Henry Lease, a seasoned buffalo hunter stepped forward. "The Indians are all around us," he said. "I will ride to Dodge City for help."
George Bellfield, hunter and ex-soldier, came to stand beside Henry Lease. "You take my horse, Henry, he rides good."
All the horses that belonged to James Langton and other business men, as well as those of the hunters, had either been killed or driven away during the first day's fighting.
George Bellfield's offer was to be expected for any man in those early days would come forward with whatever was needed, especially in the face of danger.
William Olds was in the look-out when the call came and he yelled, "There the red devils come again?"
He started to climb down the ladder and in his excitement, caught the trigger of his gun on a rung of the ladder. It exploded and the bullet tore the top of his head off and he crumpled in death at the foot of the ladder. Mrs. Olds had dashed over to him, but she was only in time to see her husband fall from the ladder and crumple at her feet.
When the darkness of evening descended, the hunters buried William Olds on a little knoll about sixty feet southeast of Rath's store. It's said that men who would have fought for this man's wife to save her from the clutches of the Indians, yet they did not know how to comfort her. It was their darkest hour.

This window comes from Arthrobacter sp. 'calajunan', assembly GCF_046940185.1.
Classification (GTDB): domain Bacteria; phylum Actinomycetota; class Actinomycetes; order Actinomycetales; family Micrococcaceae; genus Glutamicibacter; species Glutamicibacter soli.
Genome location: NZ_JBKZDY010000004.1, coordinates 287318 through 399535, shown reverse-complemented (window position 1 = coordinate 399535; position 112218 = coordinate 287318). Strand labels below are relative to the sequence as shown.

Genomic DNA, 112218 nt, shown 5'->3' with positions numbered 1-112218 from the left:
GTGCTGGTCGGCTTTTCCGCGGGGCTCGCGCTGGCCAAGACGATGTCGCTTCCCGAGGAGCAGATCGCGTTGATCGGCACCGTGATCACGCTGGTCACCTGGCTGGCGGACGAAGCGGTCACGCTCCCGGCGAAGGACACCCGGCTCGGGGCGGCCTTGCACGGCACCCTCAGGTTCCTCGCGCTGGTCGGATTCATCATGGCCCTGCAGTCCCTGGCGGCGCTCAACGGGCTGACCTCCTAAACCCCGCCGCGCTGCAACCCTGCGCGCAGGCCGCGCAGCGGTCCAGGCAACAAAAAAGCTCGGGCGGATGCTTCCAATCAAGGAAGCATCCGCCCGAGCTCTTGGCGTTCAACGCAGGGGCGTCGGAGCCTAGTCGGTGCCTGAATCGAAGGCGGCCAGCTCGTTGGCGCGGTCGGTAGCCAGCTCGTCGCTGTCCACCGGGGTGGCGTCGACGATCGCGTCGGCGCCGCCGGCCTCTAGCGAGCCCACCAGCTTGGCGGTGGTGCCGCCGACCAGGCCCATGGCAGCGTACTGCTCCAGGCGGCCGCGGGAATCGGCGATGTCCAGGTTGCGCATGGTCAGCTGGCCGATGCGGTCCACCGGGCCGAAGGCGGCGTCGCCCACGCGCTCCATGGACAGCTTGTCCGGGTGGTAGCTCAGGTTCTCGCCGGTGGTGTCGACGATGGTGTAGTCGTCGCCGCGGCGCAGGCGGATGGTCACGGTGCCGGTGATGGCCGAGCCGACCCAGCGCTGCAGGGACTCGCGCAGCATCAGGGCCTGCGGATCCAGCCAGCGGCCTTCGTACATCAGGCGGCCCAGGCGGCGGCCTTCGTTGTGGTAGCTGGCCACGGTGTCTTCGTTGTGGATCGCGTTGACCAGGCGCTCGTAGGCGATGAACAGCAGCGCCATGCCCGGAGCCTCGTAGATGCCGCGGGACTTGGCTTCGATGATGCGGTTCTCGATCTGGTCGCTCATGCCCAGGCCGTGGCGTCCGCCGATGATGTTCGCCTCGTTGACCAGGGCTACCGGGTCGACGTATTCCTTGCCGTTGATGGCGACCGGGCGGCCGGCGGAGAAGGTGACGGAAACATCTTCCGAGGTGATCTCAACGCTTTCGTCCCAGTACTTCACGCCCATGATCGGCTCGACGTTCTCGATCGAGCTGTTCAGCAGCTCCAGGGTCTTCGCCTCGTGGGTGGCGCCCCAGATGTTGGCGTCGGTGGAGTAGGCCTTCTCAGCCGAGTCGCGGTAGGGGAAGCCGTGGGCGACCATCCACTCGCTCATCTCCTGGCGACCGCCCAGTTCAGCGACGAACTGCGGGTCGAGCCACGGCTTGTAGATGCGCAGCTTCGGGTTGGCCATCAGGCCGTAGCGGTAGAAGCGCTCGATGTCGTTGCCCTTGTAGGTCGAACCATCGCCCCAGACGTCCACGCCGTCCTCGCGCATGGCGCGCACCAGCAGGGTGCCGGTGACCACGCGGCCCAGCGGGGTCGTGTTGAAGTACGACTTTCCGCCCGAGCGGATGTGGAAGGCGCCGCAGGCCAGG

What weapons were used by the defenders at Adobe Walls?
Forensic archaeologists have discovered several Richards' Colt conversions, some Smith & Wesson Americans, and at least one Colt .45 pistol which was then very new on the frontier. There were also numerous rifles in different calibers including .50-70, .50-90, .44-77, .44-40, and at least one .45-70 which was also very new at the time.
At the time, Sharps did not use designations like .50-90 which was known as the "Big Fifty" Sharps. Instead, Sharps designated cartridges by bore size and case length. Technically, the "Big Fifty" was simply known as the .50 Sharps 2-1/2 Inch.
Depending on the bullet used the case could be loaded as any of what was later designated .50-90, .50-100 or .50-110. The .50-90 loading used the heaviest bullet and gave the best performance at relatively short ranges out to about 100 yards. The two heavier loads used relatively lighter bullets and gave better performance at extended ranges.